the new moon, and is celebrated for three days. It's forbidden to fast on Eid, which is on July 7,

    and friends and families congregate and celebrate with food all through the day.

    "After 30 days of fasting, it's eat, eat, eat on Eid," said Sadia Sabir, who was born in Pakistan and

    lives in Ross, Pa. "We celebrate the blessed month."

    Alia Schindler, who is the program director at the Council on American-Islamic Relations'

    Pittsburgh chapter, has sampled the different accents of an Eid feast when she taught English in

    the Middle East and Malaysia. In Lebanon, maamoul is commonly served to the well-wishers

    along with thick, strong coffee. The round or oblong cookie has a semolina crust flavored with

    rose water or cardamom, and filled with mashed dates and dusted with confectioner's sugar.

    "Everybody would be dressed so nicely and will be trying to eat this messy cookie neatly as the

    powdered sugar will be flying everywhere when they take a bite," she said.

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    Wara anib (grape leaves stuffed with ground meat and rice), mansef (rice with chunks of lamb

    meat) and tabbouleh salad are also Eid specialties in Lebanon.

    In Malaysia, nasi lemak, which is a rice-and-chicken dish with dried anchovies and red pepper

    flakes, is a favorite Eid preparation. It tastes something between barbecue and a curry, Schindler

    said, and is served with thinly sliced cucumbers in vinegar.

    Muslims in Ghana celebrate with fried chicken, beef and chicken stews and rice dishes made

    with chicken or vegetables while in Nigeria they feature fried plantains. During a Ramadan

    dinner at the Islamic Center of Pittsburgh recently, the chicken dishes and stews were served,

    and were expected to be made on Eid, too.

    For Mona Ramadan, who was raised in Libya, Eid is not so much about having a special meal,

    but it's more about desserts.

    Nagrood, a rectangular dessert that looks like baklava, is Ramadan's favorite. "You make it only

    that one time of the year as it is difficult to make, and so I crave for it," she said. It is made with

    semolina flour, stuffed with ground dates and then soaked in sugar syrup. To pretty it up, it gets a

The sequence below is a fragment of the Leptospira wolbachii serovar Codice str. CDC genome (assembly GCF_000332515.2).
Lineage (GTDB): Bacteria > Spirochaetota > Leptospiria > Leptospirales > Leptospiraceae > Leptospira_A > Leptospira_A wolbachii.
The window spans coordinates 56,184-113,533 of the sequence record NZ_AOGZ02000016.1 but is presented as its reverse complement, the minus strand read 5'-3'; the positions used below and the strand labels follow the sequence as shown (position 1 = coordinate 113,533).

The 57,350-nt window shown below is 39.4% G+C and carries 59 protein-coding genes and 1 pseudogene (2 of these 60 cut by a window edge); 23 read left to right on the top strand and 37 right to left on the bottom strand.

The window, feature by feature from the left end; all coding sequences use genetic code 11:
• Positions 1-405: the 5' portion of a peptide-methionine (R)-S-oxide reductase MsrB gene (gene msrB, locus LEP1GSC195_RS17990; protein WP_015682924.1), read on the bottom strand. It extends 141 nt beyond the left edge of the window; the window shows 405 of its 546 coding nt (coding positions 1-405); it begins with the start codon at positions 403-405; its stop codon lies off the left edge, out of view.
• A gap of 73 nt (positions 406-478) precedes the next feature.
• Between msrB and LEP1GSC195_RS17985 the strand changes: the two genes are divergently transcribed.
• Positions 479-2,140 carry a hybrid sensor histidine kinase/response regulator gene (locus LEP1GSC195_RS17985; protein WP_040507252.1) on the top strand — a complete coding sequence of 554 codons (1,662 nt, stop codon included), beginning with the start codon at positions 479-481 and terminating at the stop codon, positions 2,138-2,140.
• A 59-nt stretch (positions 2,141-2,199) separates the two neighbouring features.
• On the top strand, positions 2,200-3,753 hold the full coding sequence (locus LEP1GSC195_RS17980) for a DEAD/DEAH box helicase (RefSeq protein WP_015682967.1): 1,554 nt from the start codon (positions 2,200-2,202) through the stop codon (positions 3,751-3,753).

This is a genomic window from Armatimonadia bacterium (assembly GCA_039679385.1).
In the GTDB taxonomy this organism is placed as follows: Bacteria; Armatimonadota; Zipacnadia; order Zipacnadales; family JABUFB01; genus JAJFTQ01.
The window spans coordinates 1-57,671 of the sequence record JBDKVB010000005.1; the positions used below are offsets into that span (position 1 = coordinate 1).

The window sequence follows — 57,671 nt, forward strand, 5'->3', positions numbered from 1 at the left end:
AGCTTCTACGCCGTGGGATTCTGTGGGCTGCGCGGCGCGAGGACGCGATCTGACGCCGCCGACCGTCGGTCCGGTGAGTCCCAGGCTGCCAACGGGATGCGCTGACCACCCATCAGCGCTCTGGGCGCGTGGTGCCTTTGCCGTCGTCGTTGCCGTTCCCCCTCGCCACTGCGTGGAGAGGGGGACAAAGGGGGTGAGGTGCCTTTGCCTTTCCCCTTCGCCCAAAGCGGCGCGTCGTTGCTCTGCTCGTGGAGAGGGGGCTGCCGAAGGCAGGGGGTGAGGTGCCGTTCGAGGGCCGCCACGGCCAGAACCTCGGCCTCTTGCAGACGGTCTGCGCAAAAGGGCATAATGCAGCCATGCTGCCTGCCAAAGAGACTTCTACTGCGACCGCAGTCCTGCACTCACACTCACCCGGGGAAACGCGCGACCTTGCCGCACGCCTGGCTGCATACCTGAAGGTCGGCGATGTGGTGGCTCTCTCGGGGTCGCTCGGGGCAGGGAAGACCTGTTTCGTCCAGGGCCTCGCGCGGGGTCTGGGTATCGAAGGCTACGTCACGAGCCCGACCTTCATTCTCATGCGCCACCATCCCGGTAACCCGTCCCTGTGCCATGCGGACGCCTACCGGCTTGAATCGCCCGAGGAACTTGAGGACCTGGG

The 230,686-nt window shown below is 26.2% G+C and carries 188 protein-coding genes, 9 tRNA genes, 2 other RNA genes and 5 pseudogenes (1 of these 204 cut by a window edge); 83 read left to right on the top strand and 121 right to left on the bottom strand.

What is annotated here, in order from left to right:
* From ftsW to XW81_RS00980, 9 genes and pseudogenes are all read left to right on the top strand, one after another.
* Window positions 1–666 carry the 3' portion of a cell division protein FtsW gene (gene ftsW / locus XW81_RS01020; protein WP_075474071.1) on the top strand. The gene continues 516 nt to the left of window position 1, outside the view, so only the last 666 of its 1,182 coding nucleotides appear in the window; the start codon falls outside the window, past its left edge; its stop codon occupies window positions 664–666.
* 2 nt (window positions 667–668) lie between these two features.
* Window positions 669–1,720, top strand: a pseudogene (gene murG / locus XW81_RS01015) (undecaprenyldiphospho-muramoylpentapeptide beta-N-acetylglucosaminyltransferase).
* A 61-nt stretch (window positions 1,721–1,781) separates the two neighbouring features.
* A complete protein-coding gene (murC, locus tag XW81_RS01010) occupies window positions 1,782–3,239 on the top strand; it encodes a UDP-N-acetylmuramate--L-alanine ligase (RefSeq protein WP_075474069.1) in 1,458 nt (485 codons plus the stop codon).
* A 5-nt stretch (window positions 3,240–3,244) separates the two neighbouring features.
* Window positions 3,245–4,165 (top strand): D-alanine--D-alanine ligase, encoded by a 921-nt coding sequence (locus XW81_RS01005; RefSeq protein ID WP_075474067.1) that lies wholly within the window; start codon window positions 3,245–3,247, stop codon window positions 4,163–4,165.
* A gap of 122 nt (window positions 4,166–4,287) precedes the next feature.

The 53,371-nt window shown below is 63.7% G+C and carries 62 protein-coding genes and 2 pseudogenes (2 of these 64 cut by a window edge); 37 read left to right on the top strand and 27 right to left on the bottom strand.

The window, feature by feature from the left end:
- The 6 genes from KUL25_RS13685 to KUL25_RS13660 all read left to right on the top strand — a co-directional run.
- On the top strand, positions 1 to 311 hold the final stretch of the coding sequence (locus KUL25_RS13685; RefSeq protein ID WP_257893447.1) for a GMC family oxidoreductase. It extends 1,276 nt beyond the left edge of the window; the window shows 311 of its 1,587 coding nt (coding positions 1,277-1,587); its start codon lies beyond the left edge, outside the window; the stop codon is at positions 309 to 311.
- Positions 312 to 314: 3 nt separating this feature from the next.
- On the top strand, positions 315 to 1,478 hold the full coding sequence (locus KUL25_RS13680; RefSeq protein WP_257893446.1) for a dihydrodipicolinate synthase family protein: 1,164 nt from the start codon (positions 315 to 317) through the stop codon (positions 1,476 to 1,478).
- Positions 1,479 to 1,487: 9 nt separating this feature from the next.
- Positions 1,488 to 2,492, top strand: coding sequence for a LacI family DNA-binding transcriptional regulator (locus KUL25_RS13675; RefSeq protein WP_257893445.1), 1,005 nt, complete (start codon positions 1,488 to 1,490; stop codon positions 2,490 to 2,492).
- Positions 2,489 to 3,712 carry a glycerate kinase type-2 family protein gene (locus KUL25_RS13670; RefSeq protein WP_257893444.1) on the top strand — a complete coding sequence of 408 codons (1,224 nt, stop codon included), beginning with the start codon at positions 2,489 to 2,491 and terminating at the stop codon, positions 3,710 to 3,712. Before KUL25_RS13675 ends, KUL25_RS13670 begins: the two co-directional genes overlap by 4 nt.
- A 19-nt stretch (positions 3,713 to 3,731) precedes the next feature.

little decoration on top.

    Gourayba is more like a shortbread cookie that crumbles in your mouth, said Ramadan, who is

    getting a doctorate degree in chemical engineering at the University of Pittsburgh. It is made

    with flour and clarified butter and is crowned with almonds.

    "It's becoming trendy to bake 10 types of cookies these days," Ramadan said. So everything from

    sugar cookies to baklava makes an appearance. Much as she loves nagrood, Ramadan won't be

    making it because "the semolina flour in Pittsburgh is not like the one in Libya."

    "Honestly, I will be baking chocolate-chip cookies," she said, with a laugh.

    Nur Orak, a doctoral student at Carnegie Mellon University, was looking forward to visit her

    family in Istanbul and her mother's home-cooked specialties this Eid. "My mom is a great chef

    and she cooks traditional recipes like sarma and dolma (stuffed eggplants and grape leaves),

    several meat dishes (it is an important part of the southeastern culture) and perde pilavi (chicken,

    rice and mixed nuts are covered with dough and baked)," Orak said.

    "When I think of Eid, I think first of desserts," said Farah Khalifa, who is attending nursing

    school at Duquesne University.

    Khalifa grew up in Pittsburgh but her parents are from Aleppo in northern Syria, which is known

    for its kibbeh. Made with cracked wheat and lean meat, it is served on Eid but it's the assortment

    of baklavas and cookies such as pistachio baklava, ghraybeh (a butter cookie that is similar to the

    Libyan gourayba) and maamoul that are the topic of conversations.

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    Families clean the house, and bake and stock up on the sweets the night before to be prepped for

    the unexpected guests they receive on Eid, Khalifa said. "It's a family bonding experience, and

    many times this is how recipes are passed on through generations," she added.

    Every household makes at least one or two types of halwa for Eid, said Tabassum Baig, who was

    born and raised in Bangladesh and lives in Allison Park, Pa. The sticky, dense sweet can be made

    with yellow split peas (booster daal halwa), cream of wheat or vermicelli. "Growing up in

    Dhaka, I used to be tired of eating booster daal halwa, but now I crave for it as I don't get enough

    of it," Baig said. Haleem, a stew made with different types of lentils, whole wheat, a little rice

    and goat meat, is the most popular nonsweet dish, she added.

    Tara Bailey of Sheraden, Pa., is known for throwing a serious barbecue for Eid. After the prayers

    in the morning, the kids get gifts and then there's a massive meal, she says. And she's not

    kidding. It usually entails two or three whole rotisserie chickens; a creamy baked mac and cheese

    made with white cheddar cheese and panko breadcrumbs; pasta or potato salad; grilled or fried

    salmon, cod or catfish; barbecue short beef ribs; grilled chicken wings; hamburgers and hot dogs

    for the kids; crab legs; and a sheet cake that says Eid Mubarak.

    "It's nice to bring everyone together for a nice feast," Bailey said. "My parents are agnostic, and I

    have both Muslim and Christian friends, and we all come together and bond as one."

    ---

    CHICKEN BIRYANI

    (From Pakistan)